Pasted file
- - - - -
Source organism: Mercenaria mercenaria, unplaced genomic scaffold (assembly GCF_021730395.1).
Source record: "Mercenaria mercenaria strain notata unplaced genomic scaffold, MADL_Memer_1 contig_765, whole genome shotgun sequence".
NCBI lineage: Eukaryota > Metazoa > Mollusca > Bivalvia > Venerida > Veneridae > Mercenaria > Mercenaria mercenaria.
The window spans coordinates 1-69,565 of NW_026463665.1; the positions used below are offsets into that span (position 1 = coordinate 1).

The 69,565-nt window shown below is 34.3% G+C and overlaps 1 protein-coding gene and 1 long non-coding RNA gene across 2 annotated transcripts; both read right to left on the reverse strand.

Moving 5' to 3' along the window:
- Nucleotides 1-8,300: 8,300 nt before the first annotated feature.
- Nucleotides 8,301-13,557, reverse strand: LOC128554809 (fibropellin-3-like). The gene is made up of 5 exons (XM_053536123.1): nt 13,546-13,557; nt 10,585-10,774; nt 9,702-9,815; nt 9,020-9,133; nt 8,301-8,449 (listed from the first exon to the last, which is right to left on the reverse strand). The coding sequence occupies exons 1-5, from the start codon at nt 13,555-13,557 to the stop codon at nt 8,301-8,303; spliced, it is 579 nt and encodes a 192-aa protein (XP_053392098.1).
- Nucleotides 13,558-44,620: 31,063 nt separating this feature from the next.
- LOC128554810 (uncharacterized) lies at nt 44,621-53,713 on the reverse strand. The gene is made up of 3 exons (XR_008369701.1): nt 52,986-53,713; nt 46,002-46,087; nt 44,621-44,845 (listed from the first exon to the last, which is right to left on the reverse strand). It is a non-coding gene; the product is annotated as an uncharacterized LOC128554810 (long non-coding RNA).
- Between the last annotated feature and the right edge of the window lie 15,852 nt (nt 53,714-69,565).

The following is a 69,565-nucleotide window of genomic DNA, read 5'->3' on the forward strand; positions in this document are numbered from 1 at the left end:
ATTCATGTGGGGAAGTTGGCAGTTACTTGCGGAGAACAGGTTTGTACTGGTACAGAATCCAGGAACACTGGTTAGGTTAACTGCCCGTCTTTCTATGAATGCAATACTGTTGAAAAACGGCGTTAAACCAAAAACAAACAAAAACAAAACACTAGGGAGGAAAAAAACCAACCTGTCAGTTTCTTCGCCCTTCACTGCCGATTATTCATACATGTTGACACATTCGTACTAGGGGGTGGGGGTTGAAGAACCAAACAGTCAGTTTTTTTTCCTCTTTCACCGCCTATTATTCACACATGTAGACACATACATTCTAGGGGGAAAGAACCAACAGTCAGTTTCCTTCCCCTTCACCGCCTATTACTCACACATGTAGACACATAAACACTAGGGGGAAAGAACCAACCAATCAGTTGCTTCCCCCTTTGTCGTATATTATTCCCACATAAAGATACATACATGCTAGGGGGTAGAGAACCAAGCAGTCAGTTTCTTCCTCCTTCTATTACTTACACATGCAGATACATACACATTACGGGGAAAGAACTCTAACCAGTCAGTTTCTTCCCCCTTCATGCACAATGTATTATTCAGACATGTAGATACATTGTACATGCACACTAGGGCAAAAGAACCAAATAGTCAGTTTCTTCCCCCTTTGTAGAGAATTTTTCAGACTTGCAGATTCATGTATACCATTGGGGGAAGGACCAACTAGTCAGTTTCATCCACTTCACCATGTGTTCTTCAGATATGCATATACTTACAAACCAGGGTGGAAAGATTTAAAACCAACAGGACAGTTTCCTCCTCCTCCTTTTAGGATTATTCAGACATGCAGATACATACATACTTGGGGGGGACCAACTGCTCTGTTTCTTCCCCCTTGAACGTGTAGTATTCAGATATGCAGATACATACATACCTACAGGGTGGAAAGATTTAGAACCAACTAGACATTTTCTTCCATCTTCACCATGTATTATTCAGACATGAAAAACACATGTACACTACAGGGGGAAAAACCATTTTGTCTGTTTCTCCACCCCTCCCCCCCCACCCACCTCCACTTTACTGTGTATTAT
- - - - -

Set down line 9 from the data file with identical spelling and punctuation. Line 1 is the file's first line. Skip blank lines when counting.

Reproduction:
- Nucleotides 13,558-44,620: 31,063 nt separating this feature from the next.